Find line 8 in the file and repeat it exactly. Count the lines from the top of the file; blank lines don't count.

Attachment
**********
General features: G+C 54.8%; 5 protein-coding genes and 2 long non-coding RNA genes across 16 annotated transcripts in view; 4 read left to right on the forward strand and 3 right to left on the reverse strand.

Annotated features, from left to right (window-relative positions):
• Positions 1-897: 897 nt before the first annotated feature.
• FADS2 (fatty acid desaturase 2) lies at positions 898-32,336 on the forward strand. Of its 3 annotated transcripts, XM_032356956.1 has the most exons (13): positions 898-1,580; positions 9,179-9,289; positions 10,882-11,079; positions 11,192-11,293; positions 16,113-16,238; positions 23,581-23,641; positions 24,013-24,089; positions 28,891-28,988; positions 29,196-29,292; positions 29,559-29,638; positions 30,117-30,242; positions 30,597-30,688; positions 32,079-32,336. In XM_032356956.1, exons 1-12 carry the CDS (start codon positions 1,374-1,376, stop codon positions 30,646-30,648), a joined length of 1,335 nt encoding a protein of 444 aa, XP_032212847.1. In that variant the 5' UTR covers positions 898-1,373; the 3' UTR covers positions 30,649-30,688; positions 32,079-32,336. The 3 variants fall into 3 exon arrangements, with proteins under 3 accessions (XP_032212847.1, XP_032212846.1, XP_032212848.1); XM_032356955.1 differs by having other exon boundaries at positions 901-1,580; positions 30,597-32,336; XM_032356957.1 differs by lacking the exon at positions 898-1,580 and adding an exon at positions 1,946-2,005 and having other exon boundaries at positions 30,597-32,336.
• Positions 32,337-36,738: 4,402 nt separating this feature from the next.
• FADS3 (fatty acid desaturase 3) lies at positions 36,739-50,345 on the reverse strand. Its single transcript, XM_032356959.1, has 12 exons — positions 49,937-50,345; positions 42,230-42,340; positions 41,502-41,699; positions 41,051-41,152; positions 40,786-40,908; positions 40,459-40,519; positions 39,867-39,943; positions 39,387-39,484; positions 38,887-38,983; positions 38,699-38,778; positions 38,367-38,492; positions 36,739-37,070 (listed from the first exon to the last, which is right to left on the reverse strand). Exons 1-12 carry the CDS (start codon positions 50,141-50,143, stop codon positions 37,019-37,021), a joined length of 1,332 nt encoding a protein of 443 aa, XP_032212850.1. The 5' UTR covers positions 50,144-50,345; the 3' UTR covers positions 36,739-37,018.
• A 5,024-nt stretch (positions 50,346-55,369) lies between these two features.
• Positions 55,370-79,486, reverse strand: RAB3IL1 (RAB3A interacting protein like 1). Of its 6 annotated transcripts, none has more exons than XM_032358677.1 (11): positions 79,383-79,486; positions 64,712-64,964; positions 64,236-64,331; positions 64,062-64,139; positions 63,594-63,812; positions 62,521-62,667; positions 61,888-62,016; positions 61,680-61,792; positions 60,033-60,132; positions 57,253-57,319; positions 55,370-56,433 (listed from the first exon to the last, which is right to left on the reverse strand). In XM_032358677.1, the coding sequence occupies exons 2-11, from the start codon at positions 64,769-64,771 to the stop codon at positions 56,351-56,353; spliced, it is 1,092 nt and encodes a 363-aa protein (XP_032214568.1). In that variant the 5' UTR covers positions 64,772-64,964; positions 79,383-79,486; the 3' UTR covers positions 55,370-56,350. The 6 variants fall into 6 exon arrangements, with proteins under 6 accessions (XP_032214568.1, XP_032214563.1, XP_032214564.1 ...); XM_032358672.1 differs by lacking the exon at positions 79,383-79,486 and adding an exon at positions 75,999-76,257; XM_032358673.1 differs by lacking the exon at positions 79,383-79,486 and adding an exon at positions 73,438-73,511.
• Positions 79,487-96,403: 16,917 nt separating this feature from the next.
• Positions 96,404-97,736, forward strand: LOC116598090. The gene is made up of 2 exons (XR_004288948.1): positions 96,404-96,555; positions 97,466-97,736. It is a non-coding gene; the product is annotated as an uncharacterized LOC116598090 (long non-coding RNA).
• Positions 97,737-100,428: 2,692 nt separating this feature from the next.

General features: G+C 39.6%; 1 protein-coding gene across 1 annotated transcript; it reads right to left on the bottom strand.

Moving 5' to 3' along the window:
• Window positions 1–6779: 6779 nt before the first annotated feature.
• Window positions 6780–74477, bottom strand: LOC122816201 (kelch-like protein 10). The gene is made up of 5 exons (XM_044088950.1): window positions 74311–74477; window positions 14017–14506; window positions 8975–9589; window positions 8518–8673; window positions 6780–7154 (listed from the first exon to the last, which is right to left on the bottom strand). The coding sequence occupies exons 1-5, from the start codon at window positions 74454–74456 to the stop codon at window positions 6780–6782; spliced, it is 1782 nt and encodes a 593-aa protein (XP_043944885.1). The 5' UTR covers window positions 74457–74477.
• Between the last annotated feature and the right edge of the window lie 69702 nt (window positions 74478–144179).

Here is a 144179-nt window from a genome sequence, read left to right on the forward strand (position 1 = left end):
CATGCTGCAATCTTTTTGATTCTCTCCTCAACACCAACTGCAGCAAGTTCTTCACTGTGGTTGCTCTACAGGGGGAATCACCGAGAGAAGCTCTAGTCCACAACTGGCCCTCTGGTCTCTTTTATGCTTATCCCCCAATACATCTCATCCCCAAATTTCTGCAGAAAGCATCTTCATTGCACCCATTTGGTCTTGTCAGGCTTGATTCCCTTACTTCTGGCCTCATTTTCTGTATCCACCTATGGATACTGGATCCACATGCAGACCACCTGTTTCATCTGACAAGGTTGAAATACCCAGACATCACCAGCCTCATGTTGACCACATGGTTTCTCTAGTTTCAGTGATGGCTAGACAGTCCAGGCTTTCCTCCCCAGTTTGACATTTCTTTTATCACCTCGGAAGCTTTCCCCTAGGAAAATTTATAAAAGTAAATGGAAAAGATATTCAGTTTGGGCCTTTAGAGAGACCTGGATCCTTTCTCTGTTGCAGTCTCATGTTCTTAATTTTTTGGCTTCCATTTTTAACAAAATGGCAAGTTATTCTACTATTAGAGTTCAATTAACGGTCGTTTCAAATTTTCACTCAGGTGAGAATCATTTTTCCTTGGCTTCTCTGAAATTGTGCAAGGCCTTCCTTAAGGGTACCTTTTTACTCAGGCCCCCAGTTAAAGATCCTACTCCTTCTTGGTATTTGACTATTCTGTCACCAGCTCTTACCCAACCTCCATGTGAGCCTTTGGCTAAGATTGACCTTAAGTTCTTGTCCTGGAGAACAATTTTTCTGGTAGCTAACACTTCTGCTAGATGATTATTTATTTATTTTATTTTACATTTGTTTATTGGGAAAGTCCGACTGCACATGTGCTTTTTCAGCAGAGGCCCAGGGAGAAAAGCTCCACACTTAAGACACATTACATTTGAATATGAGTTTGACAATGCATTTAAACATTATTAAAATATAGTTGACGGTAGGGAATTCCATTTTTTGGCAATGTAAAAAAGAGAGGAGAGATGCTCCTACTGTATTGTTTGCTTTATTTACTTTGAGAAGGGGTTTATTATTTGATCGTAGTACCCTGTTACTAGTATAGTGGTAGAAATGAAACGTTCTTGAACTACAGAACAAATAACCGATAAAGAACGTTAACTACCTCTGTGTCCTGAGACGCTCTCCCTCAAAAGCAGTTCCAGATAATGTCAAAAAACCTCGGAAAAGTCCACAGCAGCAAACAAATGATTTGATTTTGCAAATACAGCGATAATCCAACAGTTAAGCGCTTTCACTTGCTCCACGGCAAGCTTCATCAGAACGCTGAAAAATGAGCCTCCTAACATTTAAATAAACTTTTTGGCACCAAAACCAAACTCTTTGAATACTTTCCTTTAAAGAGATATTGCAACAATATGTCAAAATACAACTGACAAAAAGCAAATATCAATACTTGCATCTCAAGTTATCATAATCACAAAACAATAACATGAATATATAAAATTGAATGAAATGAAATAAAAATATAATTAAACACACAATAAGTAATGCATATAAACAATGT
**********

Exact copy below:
• Positions 55,370-79,486, reverse strand: RAB3IL1 (RAB3A interacting protein like 1). Of its 6 annotated transcripts, none has more exons than XM_032358677.1 (11): positions 79,383-79,486; positions 64,712-64,964; positions 64,236-64,331; positions 64,062-64,139; positions 63,594-63,812; positions 62,521-62,667; positions 61,888-62,016; positions 61,680-61,792; positions 60,033-60,132; positions 57,253-57,319; positions 55,370-56,433 (listed from the first exon to the last, which is right to left on the reverse strand). In XM_032358677.1, the coding sequence occupies exons 2-11, from the start codon at positions 64,769-64,771 to the stop codon at positions 56,351-56,353; spliced, it is 1,092 nt and encodes a 363-aa protein (XP_032214568.1). In that variant the 5' UTR covers positions 64,772-64,964; positions 79,383-79,486; the 3' UTR covers positions 55,370-56,350. The 6 variants fall into 6 exon arrangements, with proteins under 6 accessions (XP_032214568.1, XP_032214563.1, XP_032214564.1 ...); XM_032358672.1 differs by lacking the exon at positions 79,383-79,486 and adding an exon at positions 75,999-76,257; XM_032358673.1 differs by lacking the exon at positions 79,383-79,486 and adding an exon at positions 73,438-73,511.